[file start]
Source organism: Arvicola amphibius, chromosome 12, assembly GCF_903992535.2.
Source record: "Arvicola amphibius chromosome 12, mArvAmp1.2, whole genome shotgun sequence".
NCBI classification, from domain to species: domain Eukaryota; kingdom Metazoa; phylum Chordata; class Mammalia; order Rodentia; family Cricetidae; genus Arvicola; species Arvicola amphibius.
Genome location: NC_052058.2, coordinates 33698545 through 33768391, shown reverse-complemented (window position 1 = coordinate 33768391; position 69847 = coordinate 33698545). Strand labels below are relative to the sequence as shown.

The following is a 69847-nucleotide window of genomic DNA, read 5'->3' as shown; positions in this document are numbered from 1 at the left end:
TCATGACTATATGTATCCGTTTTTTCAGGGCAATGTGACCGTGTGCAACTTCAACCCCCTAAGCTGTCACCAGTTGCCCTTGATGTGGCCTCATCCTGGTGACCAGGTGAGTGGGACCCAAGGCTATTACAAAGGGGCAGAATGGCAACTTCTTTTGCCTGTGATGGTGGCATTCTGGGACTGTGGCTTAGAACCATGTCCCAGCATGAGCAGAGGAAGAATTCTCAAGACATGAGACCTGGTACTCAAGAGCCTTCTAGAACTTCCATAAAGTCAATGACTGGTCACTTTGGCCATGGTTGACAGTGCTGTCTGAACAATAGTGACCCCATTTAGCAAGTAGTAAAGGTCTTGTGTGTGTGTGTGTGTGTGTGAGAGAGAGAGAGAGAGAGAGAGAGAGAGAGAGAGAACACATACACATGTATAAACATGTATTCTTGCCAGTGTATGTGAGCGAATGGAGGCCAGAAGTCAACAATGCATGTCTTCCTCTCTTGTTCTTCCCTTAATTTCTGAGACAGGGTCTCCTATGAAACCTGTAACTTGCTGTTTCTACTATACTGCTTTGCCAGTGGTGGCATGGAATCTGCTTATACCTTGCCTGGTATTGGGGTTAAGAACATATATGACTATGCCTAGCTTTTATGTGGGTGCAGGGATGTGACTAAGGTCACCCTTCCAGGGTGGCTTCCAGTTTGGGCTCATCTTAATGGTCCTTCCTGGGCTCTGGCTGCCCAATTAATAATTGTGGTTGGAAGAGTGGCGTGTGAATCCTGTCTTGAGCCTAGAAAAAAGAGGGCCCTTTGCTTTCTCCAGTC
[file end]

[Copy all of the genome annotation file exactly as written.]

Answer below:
Source organism: Arvicola amphibius, chromosome 12, assembly GCF_903992535.2.
Source record: "Arvicola amphibius chromosome 12, mArvAmp1.2, whole genome shotgun sequence".
NCBI classification, from domain to species: domain Eukaryota; kingdom Metazoa; phylum Chordata; class Mammalia; order Rodentia; family Cricetidae; genus Arvicola; species Arvicola amphibius.
Genome location: NC_052058.2, coordinates 33698545 through 33768391, shown reverse-complemented (window position 1 = coordinate 33768391; position 69847 = coordinate 33698545). Strand labels below are relative to the sequence as shown.

The following is a 69847-nucleotide window of genomic DNA, read 5'->3' as shown; positions in this document are numbered from 1 at the left end:
TCATGACTATATGTATCCGTTTTTTCAGGGCAATGTGACCGTGTGCAACTTCAACCCCCTAAGCTGTCACCAGTTGCCCTTGATGTGGCCTCATCCTGGTGACCAGGTGAGTGGGACCCAAGGCTATTACAAAGGGGCAGAATGGCAACTTCTTTTGCCTGTGATGGTGGCATTCTGGGACTGTGGCTTAGAACCATGTCCCAGCATGAGCAGAGGAAGAATTCTCAAGACATGAGACCTGGTACTCAAGAGCCTTCTAGAACTTCCATAAAGTCAATGACTGGTCACTTTGGCCATGGTTGACAGTGCTGTCTGAACAATAGTGACCCCATTTAGCAAGTAGTAAAGGTCTTGTGTGTGTGTGTGTGTGTGTGAGAGAGAGAGAGAGAGAGAGAGAGAGAGAGAGAGAACACATACACATGTATAAACATGTATTCTTGCCAGTGTATGTGAGCGAATGGAGGCCAGAAGTCAACAATGCATGTCTTCCTCTCTTGTTCTTCCCTTAATTTCTGAGACAGGGTCTCCTATGAAACCTGTAACTTGCTGTTTCTACTATACTGCTTTGCCAGTGGTGGCATGGAATCTGCTTATACCTTGCCTGGTATTGGGGTTAAGAACATATATGACTATGCCTAGCTTTTATGTGGGTGCAGGGATGTGACTAAGGTCACCCTTCCAGGGTGGCTTCCAGTTTGGGCTCATCTTAATGGTCCTTCCTGGGCTCTGGCTGCCCAATTAATAATTGTGGTTGGAAGAGTGGCGTGTGAATCCTGTCTTGAGCCTAGAAAAAAGAGGGCCCTTTGCTTTCTCCAGTC